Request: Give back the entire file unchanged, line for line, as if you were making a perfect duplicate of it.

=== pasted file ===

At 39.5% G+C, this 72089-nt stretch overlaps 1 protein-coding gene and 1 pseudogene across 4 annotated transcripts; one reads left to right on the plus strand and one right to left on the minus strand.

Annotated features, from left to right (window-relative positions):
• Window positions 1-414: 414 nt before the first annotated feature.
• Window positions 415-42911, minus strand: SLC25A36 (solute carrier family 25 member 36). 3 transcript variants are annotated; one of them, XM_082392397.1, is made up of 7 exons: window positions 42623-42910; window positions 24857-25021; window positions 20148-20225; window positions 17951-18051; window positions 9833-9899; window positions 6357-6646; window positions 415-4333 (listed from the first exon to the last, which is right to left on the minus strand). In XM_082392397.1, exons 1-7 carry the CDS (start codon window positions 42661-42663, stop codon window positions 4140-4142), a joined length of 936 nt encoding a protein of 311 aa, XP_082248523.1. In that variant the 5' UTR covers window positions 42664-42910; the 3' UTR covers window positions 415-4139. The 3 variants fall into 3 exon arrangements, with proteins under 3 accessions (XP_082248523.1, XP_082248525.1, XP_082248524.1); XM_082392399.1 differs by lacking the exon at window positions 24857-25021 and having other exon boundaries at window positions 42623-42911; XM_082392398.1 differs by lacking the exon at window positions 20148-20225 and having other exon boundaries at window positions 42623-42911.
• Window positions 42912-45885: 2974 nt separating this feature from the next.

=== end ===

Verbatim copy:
At 39.5% G+C, this 72089-nt stretch overlaps 1 protein-coding gene and 1 pseudogene across 4 annotated transcripts; one reads left to right on the plus strand and one right to left on the minus strand.

Annotated features, from left to right (window-relative positions):
• Window positions 1-414: 414 nt before the first annotated feature.
• Window positions 415-42911, minus strand: SLC25A36 (solute carrier family 25 member 36). 3 transcript variants are annotated; one of them, XM_082392397.1, is made up of 7 exons: window positions 42623-42910; window positions 24857-25021; window positions 20148-20225; window positions 17951-18051; window positions 9833-9899; window positions 6357-6646; window positions 415-4333 (listed from the first exon to the last, which is right to left on the minus strand). In XM_082392397.1, exons 1-7 carry the CDS (start codon window positions 42661-42663, stop codon window positions 4140-4142), a joined length of 936 nt encoding a protein of 311 aa, XP_082248523.1. In that variant the 5' UTR covers window positions 42664-42910; the 3' UTR covers window positions 415-4139. The 3 variants fall into 3 exon arrangements, with proteins under 3 accessions (XP_082248523.1, XP_082248525.1, XP_082248524.1); XM_082392399.1 differs by lacking the exon at window positions 24857-25021 and having other exon boundaries at window positions 42623-42911; XM_082392398.1 differs by lacking the exon at window positions 20148-20225 and having other exon boundaries at window positions 42623-42911.
• Window positions 42912-45885: 2974 nt separating this feature from the next.